Thanks A Lot Mr Kibblewhite
Henry Holt and Co.
Unlike most rock and roll memoirs, Roger Daltrey's is not a tell-all. Far from it, because, like most interviews the author conducts, Thanks A Lot Mr Kibblewhite
is based on the 'less said the better' premise. In two-hundred-forty some pages, the lead vocalist of The Who
is terse and to-the point, perhaps too much so for some readers eager for depth of detail and/or hungry for gossip. The subtitle, then, My Story
, carries unusual emphasis: it is a declaration almost defiant in its statement of purpose.
In recounting his life early, middle and late, Daltrey writes in short sharp sentences, strictly from his own point of view. Whether it's the perspective of the stage or as the actual founding member of the British group, Daltrey makes no bones about his opinions or his actions, so much so that, when he attempts introspection and/or self-analysis, he stumbles in his prose: if not lost for words, he fumbles, often repeatedly, only then offering a merely glib vacuity or two, as on the mystical sensation of music or the importance of family.
That is, of course, in stark contrast to Pete Townshend, the one other surviving member of the Who. As contained in his own book Who I Am
(Harper, 2013)and on-line as well as in his actual compositionsthe guitarist/vocalist/songwriter's fluid command of language communicates a vivid sense of self and his place in the history of the group as well as in his own life. But, even within the confines of Roger Daltrey's preference to stay busy and take action, Townshend's down-to-earth partner illustrates how the two have become such complementary creative partners over the years
For all his professions of insecurity, the singer is keenly aware of his role as a mouthpiece for Townshend's songs and has, to his credit, always hewed close to the line of that interpretive position. Daltrey is generally so offhanded in his comments that, unless the reader is familiar with his career path as a member of the group and as a solo artist, his assumption of advocacy for his band mate's songwriting may lose its significance. But then, the author isn't out for significance here, but rather to give his take on the course of his life, from childhood to the present.
Thankfully, Daltrey doesn't belabor his early days in (post-) wartime England. Anyone who's read similar treatises from musicians of his generationsee Keith Richards Life
(Little, Brown and Company, 2010) has heard enough about bombed out tenement buildings, food shortages and the general lack of basic amenities, etc. But considering the somewhat camouflaged awe with which Daltrey regards the long-term existence of the Who, in all its varied incarnations, it might stand to reason that he would spend more time and attention on the current alignment with just he and Townshend: he doesn't actually give it short shrift, but takes such a hands-off approach to the subject, it's as if he fears too much analysis will destroy it
Intentionally or not, though, Roger Daltrey makes the group's modern motivation(s) seem almost purely mercenary, a fait accompli as the logical extension of his ambition(s) all along. And that's at least somewhat odd given his fascination with the personnel makeup of the original quartet: if there's one recurring theme of Thanks A Lot Mr Kibblewhite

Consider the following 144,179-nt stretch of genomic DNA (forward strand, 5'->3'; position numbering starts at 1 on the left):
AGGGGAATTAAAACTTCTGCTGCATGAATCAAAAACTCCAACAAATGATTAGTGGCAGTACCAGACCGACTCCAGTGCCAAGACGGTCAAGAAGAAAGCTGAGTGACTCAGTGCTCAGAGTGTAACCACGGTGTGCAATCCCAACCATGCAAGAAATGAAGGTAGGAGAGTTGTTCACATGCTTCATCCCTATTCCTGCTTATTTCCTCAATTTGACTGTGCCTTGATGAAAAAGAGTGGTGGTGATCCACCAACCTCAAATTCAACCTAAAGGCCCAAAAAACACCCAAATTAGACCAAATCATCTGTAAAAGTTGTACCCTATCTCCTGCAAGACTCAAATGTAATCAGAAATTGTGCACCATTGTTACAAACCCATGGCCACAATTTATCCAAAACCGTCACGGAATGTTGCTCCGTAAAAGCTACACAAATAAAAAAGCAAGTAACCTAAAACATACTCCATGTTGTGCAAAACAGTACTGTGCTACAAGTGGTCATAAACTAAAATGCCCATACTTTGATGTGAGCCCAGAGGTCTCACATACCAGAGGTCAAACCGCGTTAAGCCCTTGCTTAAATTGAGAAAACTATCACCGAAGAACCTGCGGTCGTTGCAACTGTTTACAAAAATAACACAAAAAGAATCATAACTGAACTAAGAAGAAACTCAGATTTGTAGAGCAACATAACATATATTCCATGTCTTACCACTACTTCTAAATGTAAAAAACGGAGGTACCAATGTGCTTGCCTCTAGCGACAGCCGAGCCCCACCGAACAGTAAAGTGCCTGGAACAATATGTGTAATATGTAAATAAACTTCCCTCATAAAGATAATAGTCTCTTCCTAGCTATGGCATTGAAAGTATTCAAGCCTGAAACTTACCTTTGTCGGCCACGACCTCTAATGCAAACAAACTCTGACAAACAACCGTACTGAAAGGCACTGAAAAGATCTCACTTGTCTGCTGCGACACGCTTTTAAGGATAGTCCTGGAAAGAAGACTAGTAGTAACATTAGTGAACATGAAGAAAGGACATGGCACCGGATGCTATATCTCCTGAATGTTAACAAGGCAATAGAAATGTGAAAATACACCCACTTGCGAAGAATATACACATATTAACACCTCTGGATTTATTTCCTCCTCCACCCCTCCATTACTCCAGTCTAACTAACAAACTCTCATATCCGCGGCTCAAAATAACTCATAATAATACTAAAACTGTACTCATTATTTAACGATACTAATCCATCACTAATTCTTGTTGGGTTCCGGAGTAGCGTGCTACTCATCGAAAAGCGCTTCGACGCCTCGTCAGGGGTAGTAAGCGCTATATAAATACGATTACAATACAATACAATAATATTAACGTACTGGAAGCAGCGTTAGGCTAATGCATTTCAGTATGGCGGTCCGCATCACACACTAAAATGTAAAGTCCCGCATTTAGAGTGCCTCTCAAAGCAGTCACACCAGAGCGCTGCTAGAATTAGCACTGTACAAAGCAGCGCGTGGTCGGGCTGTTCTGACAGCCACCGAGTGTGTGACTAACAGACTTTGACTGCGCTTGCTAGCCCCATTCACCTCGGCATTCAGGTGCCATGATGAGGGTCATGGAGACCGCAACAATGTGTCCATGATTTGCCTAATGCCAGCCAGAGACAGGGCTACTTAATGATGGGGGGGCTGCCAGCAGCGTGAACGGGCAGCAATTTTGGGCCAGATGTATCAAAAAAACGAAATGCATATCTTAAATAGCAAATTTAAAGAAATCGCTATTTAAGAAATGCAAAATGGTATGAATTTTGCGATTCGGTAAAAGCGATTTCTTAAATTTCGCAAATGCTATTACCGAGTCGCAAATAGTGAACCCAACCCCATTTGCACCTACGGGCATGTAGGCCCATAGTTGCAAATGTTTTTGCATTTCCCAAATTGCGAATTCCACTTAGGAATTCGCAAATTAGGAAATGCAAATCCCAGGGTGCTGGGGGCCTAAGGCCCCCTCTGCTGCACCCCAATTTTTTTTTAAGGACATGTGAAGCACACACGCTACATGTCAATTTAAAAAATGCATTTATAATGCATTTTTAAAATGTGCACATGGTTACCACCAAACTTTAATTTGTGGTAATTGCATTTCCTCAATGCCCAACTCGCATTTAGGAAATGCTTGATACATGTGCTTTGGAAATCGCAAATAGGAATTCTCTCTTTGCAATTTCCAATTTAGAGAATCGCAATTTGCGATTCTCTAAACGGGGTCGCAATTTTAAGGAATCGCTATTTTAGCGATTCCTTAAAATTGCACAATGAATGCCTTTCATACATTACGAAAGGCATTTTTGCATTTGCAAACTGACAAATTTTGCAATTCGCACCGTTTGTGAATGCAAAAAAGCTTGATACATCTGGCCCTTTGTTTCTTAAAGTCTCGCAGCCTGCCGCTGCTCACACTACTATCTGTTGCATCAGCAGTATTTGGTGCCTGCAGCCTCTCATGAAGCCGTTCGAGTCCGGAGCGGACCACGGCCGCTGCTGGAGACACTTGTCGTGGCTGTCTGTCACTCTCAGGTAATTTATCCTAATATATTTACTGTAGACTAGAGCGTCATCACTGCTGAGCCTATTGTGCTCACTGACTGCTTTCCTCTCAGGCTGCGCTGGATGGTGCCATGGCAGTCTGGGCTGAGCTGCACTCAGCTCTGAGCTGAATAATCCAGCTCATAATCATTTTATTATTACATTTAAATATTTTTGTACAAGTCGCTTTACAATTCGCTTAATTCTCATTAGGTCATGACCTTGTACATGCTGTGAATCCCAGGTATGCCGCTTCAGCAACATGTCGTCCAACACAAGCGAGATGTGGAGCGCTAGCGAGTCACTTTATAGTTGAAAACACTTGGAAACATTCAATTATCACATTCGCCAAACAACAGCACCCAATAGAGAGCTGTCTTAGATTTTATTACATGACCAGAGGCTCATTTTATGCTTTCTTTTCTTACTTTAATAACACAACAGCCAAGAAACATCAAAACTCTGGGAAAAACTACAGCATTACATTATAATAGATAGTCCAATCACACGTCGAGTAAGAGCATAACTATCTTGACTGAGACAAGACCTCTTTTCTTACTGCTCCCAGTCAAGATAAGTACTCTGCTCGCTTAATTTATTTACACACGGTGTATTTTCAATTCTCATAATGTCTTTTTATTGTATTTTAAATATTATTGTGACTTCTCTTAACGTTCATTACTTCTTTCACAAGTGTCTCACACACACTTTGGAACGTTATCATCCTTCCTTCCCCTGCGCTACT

, it is this singer's often (but not always) bemused regard for the precarious balance involving himself, Townshend, and their late comrades, bassist John Entwistle and drummer Keith Moon. From Daltrey's vantage point, on stage and off, the foursome was perpetually on the brink of terminal fracture.
And the tempestuous relationship of Daltrey and Townshend through the years, including contentious debates in the press and actual physical altercations, would seem to render them the most unlikely pairing in the long run. Yet it may very well be that very volatility, above all (except perhaps the durability of the material) that infuses their modern day concert performances with an intensity that legitimizes them. Of course, the travails of health and other personal issues cast a shadow over the activities as 'The Who" in the early 2000's, superseding whatever friction remains between the two principals, as does, in a more positive realm, their ongoing efforts on behalf of teen cancer research.
Yet, apart from Daltrey's discerning perceptions of his partner, he relays precious little reflection otherwise during the course of My Story
, just a dogged and stubborn determination to carry on. It's an admirable attitude to a point, particularly in the early struggles of the Who, but the posture becomes borderline loathsome (if not wholly so) as Daltrey so blithely touches upon the subject of offspring out of wedlock; it's as if his relationships with what he calls 'surprise children' he fathered are no more or less significant than the proper maintenance of his home (significantly, he doesn't detail how many are in his whole family).
So, while there's no granular detail to be gleaned from Thanks A Lot Mr Kibblewhite
its title reference to a dismissive school headmasterRoger Daltrey's overriding intransigence, the stability within which may be his greatest contribution to the band, ultimately renders more deeply affecting his accounts of bonding with Moon and Townshend, at critical junctures of both their. This man has always known his place and been (fiercely) proud of it, never more so than in this telling of what he's learned about himself and the world he's inhabited his seventy-plus years (so far) on this earth, even if his vision doesn't extend far beyond his own purview.